But you want to make sure that you are adhering to a few core principles. And I’m just going to quickly go over three of those, Mike.
The first one is licensure. The practice of telemedicine must occur where the patient receives treatment, not where the physician is located.
So, adherence to standards of care for telemedicine are the same as for in-patient care.
Payment is going to be medically necessary and a covered service to be paid for regardless of how it’s provided.
So, go forth with caution for telemedicine payment. But the good news is that it is expanding for CMS with the final rule.
Mike: Laura, you also mentioned in your analysis that the rule is situated to reduce physician administrative burden and burnout. What are your thoughts there?
Laura: Well, this is good news for physicians and other providers, Mike—some streamline policies for documentation, reduction in paper work that’s hopefully going to give what’s wanted by physicians (they want to maintain that patient-physician relationship that’s so important in medicine). So these documentation policies are designed just do to that.
So, they’re going to reduce paperwork burden. And I’m going to share just some of the ways that that’s going to happen.
For fiscal year 2019 and beyond, CMS is finalizing several policies. One is the elimination of the requirements to document the medical necessity of a home visit in lieu of an office visit for established patient office and outpatient visits when relevant information is already contained in the record.
Practitioners can choose to focus their documentation on what has changed since the last visit and not re-record everything. So that’s really the big news. For instance, if you have recorded a social history, medical/surgical history, you’re going to be able reuse that document rather than re-documenting it every time a patient comes in.
The other one also is for E&M office outpatient visits for new and established patients. Practitioners will not have to re-enter the patient’s chief compliant and history that have already been entered by ancillary staff. So that’s great. They could just simply indicate in the medical record that they have verified the information.
So, this is actually removal of duplicate requirements for notations in medical records. And I’m sure the physicians are going to be happy about that.
As a result, patients are likely to see the effect of this by their physicians having more time to spend with them and be able to move more quickly and locate relevant information in the records.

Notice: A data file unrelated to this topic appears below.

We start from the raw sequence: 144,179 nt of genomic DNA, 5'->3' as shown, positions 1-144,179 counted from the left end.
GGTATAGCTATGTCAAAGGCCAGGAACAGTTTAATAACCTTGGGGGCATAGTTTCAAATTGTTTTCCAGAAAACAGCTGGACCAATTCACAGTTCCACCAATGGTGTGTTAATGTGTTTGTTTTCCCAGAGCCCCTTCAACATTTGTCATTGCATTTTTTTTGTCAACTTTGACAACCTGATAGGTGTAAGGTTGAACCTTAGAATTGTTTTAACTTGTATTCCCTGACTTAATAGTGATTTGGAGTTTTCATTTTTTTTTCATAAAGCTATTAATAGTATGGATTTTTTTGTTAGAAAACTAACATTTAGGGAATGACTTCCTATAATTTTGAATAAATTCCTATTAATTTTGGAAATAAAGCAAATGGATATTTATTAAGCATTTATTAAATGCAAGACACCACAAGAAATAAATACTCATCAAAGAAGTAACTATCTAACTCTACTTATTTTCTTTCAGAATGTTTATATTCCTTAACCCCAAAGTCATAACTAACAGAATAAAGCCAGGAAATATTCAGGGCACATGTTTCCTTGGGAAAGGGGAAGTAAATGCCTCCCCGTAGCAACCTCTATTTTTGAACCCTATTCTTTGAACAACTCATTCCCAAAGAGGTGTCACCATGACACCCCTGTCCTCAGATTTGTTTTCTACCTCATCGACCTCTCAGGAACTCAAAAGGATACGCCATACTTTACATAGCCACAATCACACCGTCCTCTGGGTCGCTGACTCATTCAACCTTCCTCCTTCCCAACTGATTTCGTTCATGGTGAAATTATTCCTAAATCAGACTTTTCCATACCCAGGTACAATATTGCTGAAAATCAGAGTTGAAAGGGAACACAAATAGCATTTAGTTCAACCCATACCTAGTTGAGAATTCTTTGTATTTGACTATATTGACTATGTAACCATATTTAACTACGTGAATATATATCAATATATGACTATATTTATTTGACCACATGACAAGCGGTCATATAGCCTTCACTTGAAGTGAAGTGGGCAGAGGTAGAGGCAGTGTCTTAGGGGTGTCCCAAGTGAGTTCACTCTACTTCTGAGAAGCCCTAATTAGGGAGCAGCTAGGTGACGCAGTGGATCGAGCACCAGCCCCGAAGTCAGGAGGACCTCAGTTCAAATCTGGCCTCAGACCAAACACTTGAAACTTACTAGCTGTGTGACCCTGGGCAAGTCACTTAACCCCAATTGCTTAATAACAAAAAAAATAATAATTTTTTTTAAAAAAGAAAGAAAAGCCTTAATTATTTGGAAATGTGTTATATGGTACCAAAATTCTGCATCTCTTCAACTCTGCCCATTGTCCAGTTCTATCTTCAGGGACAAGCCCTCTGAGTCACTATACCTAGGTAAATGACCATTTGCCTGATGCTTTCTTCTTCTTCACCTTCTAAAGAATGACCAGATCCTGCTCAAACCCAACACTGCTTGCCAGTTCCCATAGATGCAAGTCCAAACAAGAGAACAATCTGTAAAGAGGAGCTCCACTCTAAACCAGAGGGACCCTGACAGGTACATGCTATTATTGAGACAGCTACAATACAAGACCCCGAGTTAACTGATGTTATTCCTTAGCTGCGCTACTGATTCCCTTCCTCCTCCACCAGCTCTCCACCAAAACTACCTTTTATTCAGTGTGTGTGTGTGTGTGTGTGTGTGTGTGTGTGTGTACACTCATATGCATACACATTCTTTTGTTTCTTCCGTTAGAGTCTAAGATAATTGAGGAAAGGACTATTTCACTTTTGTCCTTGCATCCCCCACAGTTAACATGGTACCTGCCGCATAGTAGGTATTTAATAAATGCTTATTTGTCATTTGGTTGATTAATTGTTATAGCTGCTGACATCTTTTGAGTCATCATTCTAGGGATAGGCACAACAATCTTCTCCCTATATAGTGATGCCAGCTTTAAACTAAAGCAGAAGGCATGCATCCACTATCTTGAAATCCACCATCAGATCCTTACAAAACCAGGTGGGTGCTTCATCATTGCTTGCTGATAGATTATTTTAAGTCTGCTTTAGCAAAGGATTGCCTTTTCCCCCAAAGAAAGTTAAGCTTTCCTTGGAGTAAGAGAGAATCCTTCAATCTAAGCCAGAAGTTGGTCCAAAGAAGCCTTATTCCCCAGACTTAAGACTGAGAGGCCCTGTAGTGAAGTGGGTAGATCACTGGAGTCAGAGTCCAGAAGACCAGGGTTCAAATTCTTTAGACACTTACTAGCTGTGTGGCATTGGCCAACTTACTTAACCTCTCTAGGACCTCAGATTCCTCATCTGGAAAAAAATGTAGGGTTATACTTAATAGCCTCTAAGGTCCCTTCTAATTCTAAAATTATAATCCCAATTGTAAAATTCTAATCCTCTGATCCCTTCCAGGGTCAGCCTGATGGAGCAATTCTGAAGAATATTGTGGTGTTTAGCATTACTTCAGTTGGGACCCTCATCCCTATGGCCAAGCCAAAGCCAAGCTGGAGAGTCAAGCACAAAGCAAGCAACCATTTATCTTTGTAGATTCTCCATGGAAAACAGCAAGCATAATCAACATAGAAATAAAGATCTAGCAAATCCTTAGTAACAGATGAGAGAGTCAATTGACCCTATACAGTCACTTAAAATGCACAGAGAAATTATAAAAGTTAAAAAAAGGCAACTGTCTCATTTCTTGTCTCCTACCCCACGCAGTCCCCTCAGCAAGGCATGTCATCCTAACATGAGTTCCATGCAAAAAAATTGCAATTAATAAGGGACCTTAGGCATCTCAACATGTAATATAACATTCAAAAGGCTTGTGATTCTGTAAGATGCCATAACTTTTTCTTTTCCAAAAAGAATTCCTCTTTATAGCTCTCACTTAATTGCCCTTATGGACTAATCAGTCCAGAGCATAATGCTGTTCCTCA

So Mike, this really is a win for everybody.
Mike: It certainly sounds like it.
Laura, let’s talk about some of the more specific points of the rule itself. And certainly, when these rules come out, everyone pays attention to the payment rates. So tell us what’s going on there.
Laura: Well, for calendar year 2019, CMS is increasing the payment rates under OPPS and outpatient department fee schedule increase factor of 1.35%. So that’s good news.
Beyond that, there’s also an increase factor based on the final hospital inpatient market basket percentage increase of 2.9% for inpatient services paid under IPPS.
So, all around, some increasing in payment rates.
And based on this update, we estimate that total payments to outpatient providers will be approximately $74 billion which is an increase of approximately $5.8 billion compared to the estimated calendar year 2018 payments. So, that’s the update, Mike, on the payment rates.
Mike: Got it! And another thing that these rules tend to do is shift what’s considered to be an inpatient procedure versus an outpatient procedure. And certainly, there were a few changes this year. Why don’t you tell us about that?
Laura: And these are really few changes. I was surprised that there wasn’t a little more with all of the changes during the year during joint replacement and so forth. But really the final is there are four procedures being removed and one procedure being added. And just really quickly, I’ll let you know what those are.
So, the removals are called 31241 for nasal/sinus endoscopy, surgical (that’s being removed); the second one is code 01402. And that’s for anesthesia for open arthroscopic procedure (it’s being removed); and then third is 02660 for implementation or replacement of carotid sinus baroreflex activation devices. The last removal is called 00670, anesthesia for extensive spinal and spinal cord procedures.
So, those are the removals from the inpatient only list.
The only addition this year, Mike, is code C9606, percutaneous transluminal revascularization of acute total/subtotal occlusion during acute myocardial infarction. So that’s the only addition. And that one does totally makes sense since it’s an open chest thoracic procedure, that it would be on the inpatient only list, Mike.
Mike: And one of the more controversial provisions that were discussed in this year’s rule is the E&M flat rate. What’s going on there, Laura?
Laura: So, this one really was the one I received the most questions about and probably read the most about in the news and on some of the websites I visit.
So, it was approved. But the good news is it was delayed until 2021 to allow more time. CMS received more than 15,000 comments made to the agency. And so they did respond to that. They did approve it, but they did respond to those comments by providing more time to get used to it.
So really, the doctors spoke out; CMS listened. They delayed any changes to code for Medicare patient visits until 2021. So while they did move ahead with part of the plan to consolidate the codes for Medicare patient visits and make changes in response to the comments, I know that doctors were worried that the plan would cut revenue from physicians who care for Medicare patients with complicated health conditions. So, they did delay that which is going to allow the physicians as well as the American Hospital Association to iron out the details and have more to say on how they might want to update these E&M codes.
One of the reasons they did this, Mike, is that these E&M codes have not been updated for decades. And they are pretty old. So we’ll just have to wait and see what comes forth next year or in 2021. It’s actually when they’ll be in effect though. We’ll have to watch the discussion between now and then.
Mike: So, we’ve covered just a few key themes on the podcast today. If you’d like to look over our more extensive analysis, you can visit besler.com/2019OPPS. And there are some additional resources for you there.
Laura, thanks so much for joining us today on the podcast.
Laura: Thank you, Mike. It was my pleasure.